The western countries have a misconception that if they do not grace an international event, it loses importance. It’s a hangover from the colonial era. But then, the vanity has limits, too – provided, there is serious money involved. How the western countries fell over each other to join the China-led Asian Infrastructure Investment Bank [AIIB] as ‘founding members’ is legion. They instinctively saw AIIB as a free ride on Chinese money and no amount of American persuasion could keep them away from the honey pot. Britain and Germany hold very little equity in the AIIB in comparison with India, but are keen on the commercial spin off from the investment projects.
Alas, there is no money in China’s celebrations over the 70th anniversary of World War II. And there is no David Cameron at the ceremony in Beijing on September 3. The western media insists it’s a ‘snub’. Whereas, China says it didn’t press the invite but left to the invitees to suit themselves. At any rate, why should any country ‘snub’ China for celebrating a magnificent victory over fascism? There wasn’t any Holocaust in the Asian theatre, but the marauding Japanese army was no less horrific in war crimes than Nazi Germany.
China wasn’t the aggressor in World War II. It didn’t spill Anglo-Saxon blood. China’s participation took the form of its liberation struggle against Japanese imperialism.
No doubt, the impact of World War II on the Asian region was historical. Fundamentally, the war galvanized the national movements across the region. Asia could shake off the colonial yoke, finally.
But in geopolitical terms, the single biggest beneficiary turned out to be the United States. The war on Japan – and the deliberate use of atomic weapons – enabled the US to eventually get embedded in the Asian region. Today, it claims to be an ‘Asian power’.
On the other hand, the biggest loser was Imperial Britain, since its decline as a second rate power really began when it found that clinging on to the Indian colony was no longer sustainable. Of course, India’s independence in 1947 is attributable to World War II.
All the same, if the expected line-up in Beijing next week is interesting, it is for three reasons. First, Russian President Vladimir Putin’s presence in Beijing on September 2-4 affirms beyond doubt that the quasi-alliance between the two big powers is only getting stronger by the day and world politics and the international system will be profoundly affected by the Sino-Russian strategic partnership.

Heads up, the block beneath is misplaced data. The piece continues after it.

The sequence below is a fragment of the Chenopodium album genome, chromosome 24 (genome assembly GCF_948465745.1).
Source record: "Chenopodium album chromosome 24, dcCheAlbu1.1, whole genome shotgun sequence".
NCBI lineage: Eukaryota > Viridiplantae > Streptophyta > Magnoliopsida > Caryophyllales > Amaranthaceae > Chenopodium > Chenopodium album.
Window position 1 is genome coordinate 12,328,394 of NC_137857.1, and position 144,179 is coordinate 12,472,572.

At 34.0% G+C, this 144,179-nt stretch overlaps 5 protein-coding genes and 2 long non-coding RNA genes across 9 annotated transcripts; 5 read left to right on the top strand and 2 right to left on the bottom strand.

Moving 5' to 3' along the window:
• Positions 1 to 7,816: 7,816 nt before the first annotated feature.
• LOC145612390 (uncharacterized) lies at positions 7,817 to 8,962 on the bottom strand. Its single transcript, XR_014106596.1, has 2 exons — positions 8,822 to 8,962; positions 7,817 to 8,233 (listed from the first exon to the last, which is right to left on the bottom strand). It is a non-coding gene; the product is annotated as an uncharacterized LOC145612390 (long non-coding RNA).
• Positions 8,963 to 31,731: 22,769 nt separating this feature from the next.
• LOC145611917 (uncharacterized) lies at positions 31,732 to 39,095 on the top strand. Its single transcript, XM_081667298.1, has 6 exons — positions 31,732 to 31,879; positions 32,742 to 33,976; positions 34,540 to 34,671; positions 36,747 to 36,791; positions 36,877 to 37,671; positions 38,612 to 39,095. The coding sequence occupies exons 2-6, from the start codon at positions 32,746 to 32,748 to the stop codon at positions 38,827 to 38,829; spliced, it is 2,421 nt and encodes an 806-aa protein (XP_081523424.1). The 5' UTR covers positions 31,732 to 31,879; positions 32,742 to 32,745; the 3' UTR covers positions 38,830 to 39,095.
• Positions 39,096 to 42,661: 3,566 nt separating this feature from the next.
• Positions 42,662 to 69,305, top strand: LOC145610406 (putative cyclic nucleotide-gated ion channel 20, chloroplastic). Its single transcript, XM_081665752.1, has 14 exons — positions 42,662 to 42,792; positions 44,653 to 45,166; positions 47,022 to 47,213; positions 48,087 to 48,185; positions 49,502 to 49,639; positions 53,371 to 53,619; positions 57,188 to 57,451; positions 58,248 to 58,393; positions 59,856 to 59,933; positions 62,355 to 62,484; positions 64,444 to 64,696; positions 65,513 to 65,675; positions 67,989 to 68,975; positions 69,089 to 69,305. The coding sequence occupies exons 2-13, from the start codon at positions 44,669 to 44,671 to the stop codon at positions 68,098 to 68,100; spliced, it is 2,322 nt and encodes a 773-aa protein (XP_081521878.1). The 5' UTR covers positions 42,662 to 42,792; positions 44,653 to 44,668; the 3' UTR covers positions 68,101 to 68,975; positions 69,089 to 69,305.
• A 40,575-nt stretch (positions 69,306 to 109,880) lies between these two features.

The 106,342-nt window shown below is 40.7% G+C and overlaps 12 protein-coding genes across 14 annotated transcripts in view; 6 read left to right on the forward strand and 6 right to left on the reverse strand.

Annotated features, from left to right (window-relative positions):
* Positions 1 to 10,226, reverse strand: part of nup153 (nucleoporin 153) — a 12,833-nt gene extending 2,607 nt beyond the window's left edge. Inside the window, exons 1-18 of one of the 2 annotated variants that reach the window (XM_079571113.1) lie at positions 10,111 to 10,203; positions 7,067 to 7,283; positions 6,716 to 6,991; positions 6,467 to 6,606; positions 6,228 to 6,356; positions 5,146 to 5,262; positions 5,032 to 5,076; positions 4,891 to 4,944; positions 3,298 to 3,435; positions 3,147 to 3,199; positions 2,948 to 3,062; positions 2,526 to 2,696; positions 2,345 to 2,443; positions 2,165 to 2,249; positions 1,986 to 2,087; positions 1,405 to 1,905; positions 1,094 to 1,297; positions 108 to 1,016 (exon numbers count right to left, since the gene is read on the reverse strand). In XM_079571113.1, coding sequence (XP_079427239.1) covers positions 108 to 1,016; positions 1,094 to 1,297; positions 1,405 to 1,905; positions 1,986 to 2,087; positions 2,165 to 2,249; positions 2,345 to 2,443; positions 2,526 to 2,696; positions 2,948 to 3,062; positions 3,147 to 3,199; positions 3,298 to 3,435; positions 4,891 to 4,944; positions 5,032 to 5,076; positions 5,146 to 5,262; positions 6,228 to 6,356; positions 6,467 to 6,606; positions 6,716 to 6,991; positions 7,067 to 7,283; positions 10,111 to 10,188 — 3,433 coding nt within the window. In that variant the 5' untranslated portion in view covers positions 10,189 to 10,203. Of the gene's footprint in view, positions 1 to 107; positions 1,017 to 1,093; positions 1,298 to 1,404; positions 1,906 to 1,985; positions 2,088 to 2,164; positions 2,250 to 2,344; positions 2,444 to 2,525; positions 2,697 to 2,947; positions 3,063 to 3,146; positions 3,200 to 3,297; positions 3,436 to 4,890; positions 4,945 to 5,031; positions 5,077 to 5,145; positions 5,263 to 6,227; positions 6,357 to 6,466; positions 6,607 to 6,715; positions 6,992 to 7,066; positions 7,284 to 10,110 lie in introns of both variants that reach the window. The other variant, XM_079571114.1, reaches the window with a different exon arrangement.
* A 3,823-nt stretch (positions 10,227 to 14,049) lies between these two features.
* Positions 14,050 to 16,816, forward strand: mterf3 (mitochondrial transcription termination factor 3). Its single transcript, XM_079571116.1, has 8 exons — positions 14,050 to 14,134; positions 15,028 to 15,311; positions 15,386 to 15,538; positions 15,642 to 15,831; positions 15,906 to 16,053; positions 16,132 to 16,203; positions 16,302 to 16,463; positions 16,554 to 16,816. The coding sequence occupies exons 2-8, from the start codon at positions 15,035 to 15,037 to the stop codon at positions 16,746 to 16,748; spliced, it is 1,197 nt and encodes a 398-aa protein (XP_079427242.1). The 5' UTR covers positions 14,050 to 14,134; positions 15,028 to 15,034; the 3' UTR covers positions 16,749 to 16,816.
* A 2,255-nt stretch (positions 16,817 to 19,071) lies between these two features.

Second, the absence of the western countries at the celebrations underscores that they are a long way from accepting China as a strategic partner – and, furthermore, that if push comes to shove, blood will prove thicker than water and the Europeans will dutifully line up behind the US in any confrontation with China. Germany or Britain cannot do without the Chinese market to ensure that their economies remain resilient, but they see China inherently as an adversarial power in the world order. Their disquiet over China’s rise is compounded by the acute awareness of the West’s decline after a long history of global dominance since the Industrial Revolution.
Third, the presence of South Korean President Park Geun-hye as well as the absence of Japanese Prime Minister Shinzo Abe and North Korean leader Kim Jong UN will make a significant template of the emergent realignments in the politics of the Far East. China and South Korea have drawn together as strong economic partners, while Park’s presence in Beijing will underscore the two countries’ shared concerns over the rise of militarism in Japan under Abe. Significantly, setting aside speculations, Park decided to attend the military parade as well. (See my blog Soldiers and diplomats march on China’s Tian’anmen.)
As for Abe, he understands that the gala event in Beijing next week carries the message that China has inexorably begun outstripping Japan in its comprehensive national power and it is virtually impossible to reverse the tide. The consequent adjustment that Japan needs to make is going to be extremely painful, because it never before in modern history had to live under the shadow of China’s superior power.
Indeed, Kim’s absence simply proclaims one thing – China and North Korea are no longer ‘as close as lips to teeth’. It calls attention to the changing character of the relationship between the two neighbors, which involves the complicated transition from one of alliance to a tangled partnership. The shared ideological affinity and close personal equations at the leadership level have given way. Pared to the bone, what remains is China’s own security calculus and its pursuit of pragmatic cooperation to leverage Pyongyang’s policies.